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Abe's security bills set for vote in face of Japan's pacifism

Japanese Prime Minister Shinzo Abe's security bills are set to pass parliament's lower house on Thursday after a night of noisy protests, as his push to expand the role of the military risks further eroding his public support.

[TOKYO] Japanese Prime Minister Shinzo Abe's security bills are set to pass parliament's lower house on Thursday after a night of noisy protests, as his push to expand the role of the military risks further eroding his public support.

The move pits Mr Abe against voters uneasy about any move away from 70 years of postwar pacifism, even with a more assertive China on their doorstep. Into the night, activists chanted anti- war slogans through loudspeakers to a placard-holding crowd outside the legislature after a tense parliamentary committee meeting approved the bills.

"The bills didn't go through a democratic process," said Shin Hirayama, a 39-year-old architect demonstrating alongside his wife. "I don't mean to yell out loud, but I thought it was important to at least show my opinion."

Major protests in Japan are unusual, and the level of discord reflects deep concern about Mr Abe's changes. Even so, the bills are set to pass the lower house, where his coalition holds a two-thirds majority.

With opposition parties too fragmented to take advantage, further falls in Mr Abe's approval rating could spur a rival to emerge in a ruling party leadership election in September.

"There will be an uproar within the ruling coalition," independent political analyst Minoru Morita said of the potential fallout of the legislation. "The Abe administration will get through the crisis, but go into a difficult period."


The legislation enshrines in law Mr Abe's reinterpretation last year of the pacifist constitution and will bolster military ties with the US at a time Japan is embroiled in a territorial dispute with China. It will allow the military to defend other countries under certain circumstances.

Media polls show the majority of voters opposed the changes, and disapproval of the cabinet now surpasses approval.

Organisers of demonstrations outside parliament said 100,000 people gathered on Wednesday night. Local police declined to give an estimate. An approaching typhoon may damp protests planned over the next two days.

In 1960, massive rallies were led by students and trade unions against the ratification of a security treaty with the US The demonstrations, which sometimes turned violent, helped bring about the resignation of Abe's grandfather Nobusuke Kishi as prime minister.

The biggest protests in recent years were anti-nuclear rallies after the Fukushima plant meltdown in 2011, with one event at a Tokyo park attracting an estimated 170,000. The latest demonstrations could surpass that this summer, according to Koichi Nakano, professor of politics at Sophia University in Tokyo.

Power Balance Prior to Wednesday's vote, Abe told committee members that the legislation was required because of changes in the power balance of both the world and the region.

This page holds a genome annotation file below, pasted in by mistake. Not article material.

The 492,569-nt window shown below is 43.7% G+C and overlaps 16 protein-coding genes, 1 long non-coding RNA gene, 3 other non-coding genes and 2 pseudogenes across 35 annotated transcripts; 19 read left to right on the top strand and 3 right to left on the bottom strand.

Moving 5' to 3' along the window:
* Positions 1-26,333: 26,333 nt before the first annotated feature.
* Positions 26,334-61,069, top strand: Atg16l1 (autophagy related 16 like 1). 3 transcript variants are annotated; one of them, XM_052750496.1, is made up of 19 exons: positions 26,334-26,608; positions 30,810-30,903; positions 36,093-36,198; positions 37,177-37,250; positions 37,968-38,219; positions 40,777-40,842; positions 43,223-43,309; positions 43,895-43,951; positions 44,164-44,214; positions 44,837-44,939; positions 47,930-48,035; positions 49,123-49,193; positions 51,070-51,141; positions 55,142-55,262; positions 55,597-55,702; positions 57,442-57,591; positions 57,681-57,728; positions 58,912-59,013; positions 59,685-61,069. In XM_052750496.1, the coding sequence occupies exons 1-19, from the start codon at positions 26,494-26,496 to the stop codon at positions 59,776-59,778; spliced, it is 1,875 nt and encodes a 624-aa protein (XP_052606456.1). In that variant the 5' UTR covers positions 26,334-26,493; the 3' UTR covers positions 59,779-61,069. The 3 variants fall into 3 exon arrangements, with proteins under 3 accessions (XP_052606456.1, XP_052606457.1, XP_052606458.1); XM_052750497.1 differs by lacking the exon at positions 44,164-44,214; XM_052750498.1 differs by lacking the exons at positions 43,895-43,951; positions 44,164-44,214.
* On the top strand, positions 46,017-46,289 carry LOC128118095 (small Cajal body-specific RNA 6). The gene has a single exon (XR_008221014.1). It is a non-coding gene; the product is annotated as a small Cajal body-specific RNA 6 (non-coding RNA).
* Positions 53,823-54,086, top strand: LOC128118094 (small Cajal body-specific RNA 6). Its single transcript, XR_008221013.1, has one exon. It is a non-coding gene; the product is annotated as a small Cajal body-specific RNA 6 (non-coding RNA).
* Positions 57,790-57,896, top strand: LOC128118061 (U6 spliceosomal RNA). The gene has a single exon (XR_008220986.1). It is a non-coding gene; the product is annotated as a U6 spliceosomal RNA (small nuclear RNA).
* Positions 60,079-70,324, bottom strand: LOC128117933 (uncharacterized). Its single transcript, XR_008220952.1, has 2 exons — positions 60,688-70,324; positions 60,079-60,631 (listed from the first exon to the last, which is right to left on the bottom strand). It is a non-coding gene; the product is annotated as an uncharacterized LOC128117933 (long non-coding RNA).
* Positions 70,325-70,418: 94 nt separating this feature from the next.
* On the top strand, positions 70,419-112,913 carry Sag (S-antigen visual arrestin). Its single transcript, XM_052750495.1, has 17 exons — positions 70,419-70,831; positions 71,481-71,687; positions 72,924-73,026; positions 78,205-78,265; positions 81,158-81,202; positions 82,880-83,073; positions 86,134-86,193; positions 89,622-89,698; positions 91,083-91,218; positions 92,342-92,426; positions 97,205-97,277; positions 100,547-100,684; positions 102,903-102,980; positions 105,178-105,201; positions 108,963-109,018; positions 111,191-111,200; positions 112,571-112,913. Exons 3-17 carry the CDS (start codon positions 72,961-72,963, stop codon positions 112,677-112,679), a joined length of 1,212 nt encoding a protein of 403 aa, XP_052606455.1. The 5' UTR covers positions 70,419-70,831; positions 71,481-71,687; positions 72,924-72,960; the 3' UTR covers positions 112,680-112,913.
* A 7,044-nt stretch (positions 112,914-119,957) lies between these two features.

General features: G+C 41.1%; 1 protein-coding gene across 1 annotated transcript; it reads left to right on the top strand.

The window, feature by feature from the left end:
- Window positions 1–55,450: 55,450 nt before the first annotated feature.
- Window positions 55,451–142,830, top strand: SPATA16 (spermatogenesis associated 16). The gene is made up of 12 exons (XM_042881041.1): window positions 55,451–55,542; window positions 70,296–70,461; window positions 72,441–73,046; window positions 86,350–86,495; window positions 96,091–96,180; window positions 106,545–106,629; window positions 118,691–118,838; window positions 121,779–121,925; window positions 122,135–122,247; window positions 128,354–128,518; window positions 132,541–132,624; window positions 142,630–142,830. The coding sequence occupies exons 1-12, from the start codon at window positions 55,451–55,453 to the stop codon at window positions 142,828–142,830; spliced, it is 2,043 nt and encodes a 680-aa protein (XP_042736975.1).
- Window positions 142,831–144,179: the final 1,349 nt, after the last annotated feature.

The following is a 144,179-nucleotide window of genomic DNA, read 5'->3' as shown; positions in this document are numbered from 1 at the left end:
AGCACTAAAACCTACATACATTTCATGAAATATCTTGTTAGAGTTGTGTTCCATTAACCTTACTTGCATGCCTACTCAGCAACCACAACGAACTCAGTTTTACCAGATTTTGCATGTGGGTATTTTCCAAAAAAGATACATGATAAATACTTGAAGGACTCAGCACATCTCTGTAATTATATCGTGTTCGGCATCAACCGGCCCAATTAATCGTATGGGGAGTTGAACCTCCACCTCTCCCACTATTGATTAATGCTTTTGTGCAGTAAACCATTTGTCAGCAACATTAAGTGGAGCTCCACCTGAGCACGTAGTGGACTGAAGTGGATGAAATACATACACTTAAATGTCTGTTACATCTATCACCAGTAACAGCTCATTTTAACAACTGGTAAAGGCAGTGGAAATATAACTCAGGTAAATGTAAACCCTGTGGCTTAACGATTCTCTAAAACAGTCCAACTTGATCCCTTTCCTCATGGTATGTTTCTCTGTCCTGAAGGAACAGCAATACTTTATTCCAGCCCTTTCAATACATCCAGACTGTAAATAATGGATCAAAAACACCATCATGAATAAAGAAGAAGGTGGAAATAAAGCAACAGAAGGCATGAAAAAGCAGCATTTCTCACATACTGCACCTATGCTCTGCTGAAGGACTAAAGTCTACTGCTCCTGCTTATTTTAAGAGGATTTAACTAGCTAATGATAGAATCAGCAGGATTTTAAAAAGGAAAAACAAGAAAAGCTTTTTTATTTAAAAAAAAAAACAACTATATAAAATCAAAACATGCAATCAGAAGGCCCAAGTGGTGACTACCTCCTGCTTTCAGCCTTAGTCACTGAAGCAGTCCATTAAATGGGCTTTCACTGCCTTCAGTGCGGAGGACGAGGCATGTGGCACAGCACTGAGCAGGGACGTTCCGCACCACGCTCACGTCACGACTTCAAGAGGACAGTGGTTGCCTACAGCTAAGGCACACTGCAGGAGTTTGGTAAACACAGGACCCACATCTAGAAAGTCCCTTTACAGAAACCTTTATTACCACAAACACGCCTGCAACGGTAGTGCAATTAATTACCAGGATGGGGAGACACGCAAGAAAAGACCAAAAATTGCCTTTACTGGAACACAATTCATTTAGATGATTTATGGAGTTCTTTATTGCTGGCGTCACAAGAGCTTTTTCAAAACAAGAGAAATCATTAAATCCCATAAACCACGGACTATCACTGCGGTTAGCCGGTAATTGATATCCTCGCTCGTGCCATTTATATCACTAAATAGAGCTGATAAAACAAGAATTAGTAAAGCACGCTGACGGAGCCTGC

"The security legislation is needed so that Japan can respond without pause," Abe said. He expressed regret that he had not gained public understanding and said he would continue to explain.

In the same session, opposition Democratic Party of Japan lawmaker Kiyomi Tsujimoto wept as she made her case against the legislation. "I can't accept the forcible passage of the bills," she said. "The Abe administration should step down." If the upper house refuses to take up the bills, a second vote in the lower house can pass them into law with a two-thirds majority.

"It's too early to tell if this fracas in the Diet will have a lasting impact on the Abe cabinet's political capital," said Sheila Smith, senior fellow for Japan studies at the Council on Foreign Relations in Washington.

The changes in security policy are by no means the only challenge facing Abe.

War Anniversary How he handles next month's 70th anniversary of the end of World War II could impact a fragile recovery in ties with China. The approaching re-start of a nuclear reactor following the Fukushima disaster is also sparking protests.

Weakness in Japan's exports and production and continued sluggishness in consumer spending after last year's sales-tax hike are increasing the challenges in reflating the world's third-biggest economy. The Bank of Japan on Wednesday lowered its growth outlook for this fiscal year to 1.7 per cent from 2 per cent.

Even Mr Abe's success in winning the right to host the 2020 Olympics has been overshadowed by a controversy over the ballooning cost of the main stadium. Kyodo news reported Wednesday the government was considering changes to the venue plan.


A July 10-12 poll by public broadcaster NHK showed Abe's support fell 7 percentage points to 41 per cent. Disapproval jumped to 43 per cent from 34 per cent.

Even so, none of the opposition parties has gathered substantial voter support, and no candidate has emerged so far to run against Abe in the Liberal Democratic Party leadership ballot.

"His support rate will of course fall after the passage of the bills," said Kazuhisa Kawakami, a politics professor at Meiji Gakuin University in Tokyo. "I think the administration has some policy with news value in mind to restore support after that," he added, singling out any rethink of the Olympic stadium as a potential boost.